It was disappointing and a bit surreal that such a magical season for the Dodgers ended so emptily. It was the same old, tired story. Starting pitcher derailed them. A potent lineup couldn’t muster up enough runs and ran out of magic. They were lifeless, torpid and a bit hopeless at an ancient Dodger Stadium in Game 7 of the World Series.
The continuous letdowns, painful losses, and the wielding of such unspeakable torture perpetually undermine hope for a Dodgers team that unremarkably falls short of an elusive championship. The hardest thing is that a storied franchise was just one win from its first championship since the 1988 World Series. This was a hard-fought, nutty series that came down to a seventh and deciding game against a potent Astros squad.
Another loss. Another nosedive. Another heartbreaker. Another strikeout. They had it all — a stellar ace, an untouchable but worn-down bullpen, timely clutch hitting, a formidable closer and adroit managing. The Dodgers were the best team in baseball, without a doubt, but the Astros were just the better team. Their hopes evaporated quickly. Doubt wandered into their minds promptly.
With their devastating 5-1 loss Wednesday night, the Dodgers, who won five consecutive National League West division titles, fell apart in two innings as the wheels came off the blue wagon. The Astros two first-inning runs came quickly on a double, a throwing error, a stolen base and a ground ball. In the second inning, Houston greatly benefited from three runs on a walk, a double, a groundout and a home run. Just like that, they had piled on five runs in two innings against Yu Darvish.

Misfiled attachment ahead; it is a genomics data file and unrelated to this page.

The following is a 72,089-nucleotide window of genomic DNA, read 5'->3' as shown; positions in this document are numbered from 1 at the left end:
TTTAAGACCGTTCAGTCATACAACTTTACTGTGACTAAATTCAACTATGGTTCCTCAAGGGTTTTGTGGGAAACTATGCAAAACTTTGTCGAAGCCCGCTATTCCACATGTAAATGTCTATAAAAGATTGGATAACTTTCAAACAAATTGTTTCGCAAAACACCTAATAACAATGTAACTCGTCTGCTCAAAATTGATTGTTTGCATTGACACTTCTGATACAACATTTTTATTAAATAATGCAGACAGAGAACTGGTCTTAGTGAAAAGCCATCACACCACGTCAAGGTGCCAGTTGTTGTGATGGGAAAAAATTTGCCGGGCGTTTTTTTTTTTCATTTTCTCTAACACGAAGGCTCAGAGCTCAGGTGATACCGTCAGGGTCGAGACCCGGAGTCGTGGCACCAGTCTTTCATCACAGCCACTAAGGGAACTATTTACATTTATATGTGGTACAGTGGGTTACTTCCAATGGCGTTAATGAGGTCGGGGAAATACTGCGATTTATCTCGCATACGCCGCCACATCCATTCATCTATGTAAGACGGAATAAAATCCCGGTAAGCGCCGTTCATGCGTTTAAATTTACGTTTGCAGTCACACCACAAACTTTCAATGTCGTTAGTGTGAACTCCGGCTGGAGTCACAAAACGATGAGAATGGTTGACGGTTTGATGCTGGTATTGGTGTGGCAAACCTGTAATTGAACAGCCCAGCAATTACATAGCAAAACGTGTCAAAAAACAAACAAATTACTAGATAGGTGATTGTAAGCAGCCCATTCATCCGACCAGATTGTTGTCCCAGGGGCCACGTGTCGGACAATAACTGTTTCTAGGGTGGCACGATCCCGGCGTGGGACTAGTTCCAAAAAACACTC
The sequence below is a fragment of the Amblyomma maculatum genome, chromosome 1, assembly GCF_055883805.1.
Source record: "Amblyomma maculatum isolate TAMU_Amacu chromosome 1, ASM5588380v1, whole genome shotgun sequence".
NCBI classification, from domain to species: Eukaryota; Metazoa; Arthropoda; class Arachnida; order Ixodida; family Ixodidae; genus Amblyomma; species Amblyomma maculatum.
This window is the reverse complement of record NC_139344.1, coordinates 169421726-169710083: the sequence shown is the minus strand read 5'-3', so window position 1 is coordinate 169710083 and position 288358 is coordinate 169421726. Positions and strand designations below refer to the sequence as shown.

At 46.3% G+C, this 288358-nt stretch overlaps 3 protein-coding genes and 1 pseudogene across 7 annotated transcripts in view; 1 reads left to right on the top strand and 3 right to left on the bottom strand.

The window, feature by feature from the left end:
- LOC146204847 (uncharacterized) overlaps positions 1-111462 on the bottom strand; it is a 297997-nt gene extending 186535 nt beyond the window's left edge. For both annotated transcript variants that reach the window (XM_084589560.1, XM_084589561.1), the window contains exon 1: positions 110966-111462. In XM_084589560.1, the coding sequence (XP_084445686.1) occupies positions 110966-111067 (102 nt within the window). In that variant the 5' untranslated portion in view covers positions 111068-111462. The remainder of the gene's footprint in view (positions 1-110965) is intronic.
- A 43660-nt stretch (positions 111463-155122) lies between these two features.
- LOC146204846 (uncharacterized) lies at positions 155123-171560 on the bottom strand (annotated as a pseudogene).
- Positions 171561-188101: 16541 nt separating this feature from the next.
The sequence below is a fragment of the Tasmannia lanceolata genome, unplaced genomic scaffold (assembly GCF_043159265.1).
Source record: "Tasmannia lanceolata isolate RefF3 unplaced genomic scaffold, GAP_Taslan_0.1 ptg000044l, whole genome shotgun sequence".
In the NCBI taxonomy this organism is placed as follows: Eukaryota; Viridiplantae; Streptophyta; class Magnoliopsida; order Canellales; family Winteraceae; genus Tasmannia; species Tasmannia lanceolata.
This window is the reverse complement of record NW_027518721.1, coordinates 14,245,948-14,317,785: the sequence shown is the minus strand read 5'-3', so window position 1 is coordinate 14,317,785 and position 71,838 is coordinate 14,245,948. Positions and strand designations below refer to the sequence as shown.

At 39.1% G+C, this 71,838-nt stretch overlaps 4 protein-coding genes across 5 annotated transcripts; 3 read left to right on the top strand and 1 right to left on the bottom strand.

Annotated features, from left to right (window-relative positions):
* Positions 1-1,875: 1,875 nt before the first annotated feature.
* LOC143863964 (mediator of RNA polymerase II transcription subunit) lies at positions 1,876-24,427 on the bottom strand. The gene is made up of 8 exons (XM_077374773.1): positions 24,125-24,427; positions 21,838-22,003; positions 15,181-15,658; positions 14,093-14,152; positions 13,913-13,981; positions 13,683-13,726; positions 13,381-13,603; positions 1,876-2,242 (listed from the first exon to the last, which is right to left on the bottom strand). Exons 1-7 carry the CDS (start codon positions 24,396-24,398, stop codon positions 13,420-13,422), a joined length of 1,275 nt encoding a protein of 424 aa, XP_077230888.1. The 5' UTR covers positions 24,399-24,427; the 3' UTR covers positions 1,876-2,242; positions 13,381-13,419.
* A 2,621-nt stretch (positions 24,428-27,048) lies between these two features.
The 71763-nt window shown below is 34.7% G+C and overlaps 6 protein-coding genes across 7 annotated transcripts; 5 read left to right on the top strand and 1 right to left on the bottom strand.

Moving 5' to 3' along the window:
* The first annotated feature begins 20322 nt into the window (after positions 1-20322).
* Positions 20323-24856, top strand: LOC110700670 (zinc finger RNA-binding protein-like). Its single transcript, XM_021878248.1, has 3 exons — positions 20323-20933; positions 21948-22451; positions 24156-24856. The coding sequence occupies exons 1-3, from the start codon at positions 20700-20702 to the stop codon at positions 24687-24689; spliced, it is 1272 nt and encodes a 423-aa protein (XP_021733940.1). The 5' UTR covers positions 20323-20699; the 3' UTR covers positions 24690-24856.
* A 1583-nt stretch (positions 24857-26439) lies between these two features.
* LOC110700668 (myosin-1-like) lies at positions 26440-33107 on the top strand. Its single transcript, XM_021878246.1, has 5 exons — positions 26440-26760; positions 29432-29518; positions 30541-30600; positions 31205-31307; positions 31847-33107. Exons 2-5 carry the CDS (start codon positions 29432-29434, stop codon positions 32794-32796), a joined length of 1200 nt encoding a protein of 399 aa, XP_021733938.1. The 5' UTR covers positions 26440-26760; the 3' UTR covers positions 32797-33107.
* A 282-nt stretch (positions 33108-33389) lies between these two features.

Are yuuuuuuuuu serious?! Yes. In the most vital game, the Astros were world serious about winning it on the road. And, certainly, a determined Houston club prepared for liftoff to secure its first-ever championship in franchise history as the Dodgers, who left an eerie Dodger Stadium crowd stunned, looked on bitterly from a somber dugout.
Then, as reality began to set in that it was over, the crowd went into silence, sensing the worst yet again. The damage decided the outcome of the series, when Darvish ruined the Dodgers’ unforgettable season. He was reckless, struggled to find his slider, and couldn’t locate any of his pitches. The kind of stuff he had on the mound was terrible and the game slipped away from Darvish.
It started with George Springer, the series MVP, ripping a double into the left field corner. That was followed up by Alex Bregman hitting a grounder to first that should have been an out, but Cody Bellinger’s wayward throw to Darvish sailed behind him, allowing Springer to score. Bregman was certainly on the run because of his aggression and smart baserunning, advancing to second on the error and stealing third before scoring on an RBI groundout by Jose Altuve, making it 2-0 Astros.
The choice to let Darvish remain in the game was bewildering. It was, however, the prelude to an apocalypse, when he blew an 0-and-2 count and walked Astros catcher Brian McCann on eight pitches. At that point, his manager should have pulled him out and gone with a reliever from the Dodgers bullpen, but he kept him out there. Darvish surrendered a double to right-center field by Marwin Gonzalez, and an out later, the starting pitcher Lance McCullers Jr. helped his own cause by hitting a chopper that past the mound to drive in McCann. That still wasn’t enough for Dave Roberts, who waited a batter late to take the ball from Darvish. The pitching change didn’t come until Darvish yielded a two-out, two-run homer to Springer that extended the Astros lead to 5-0.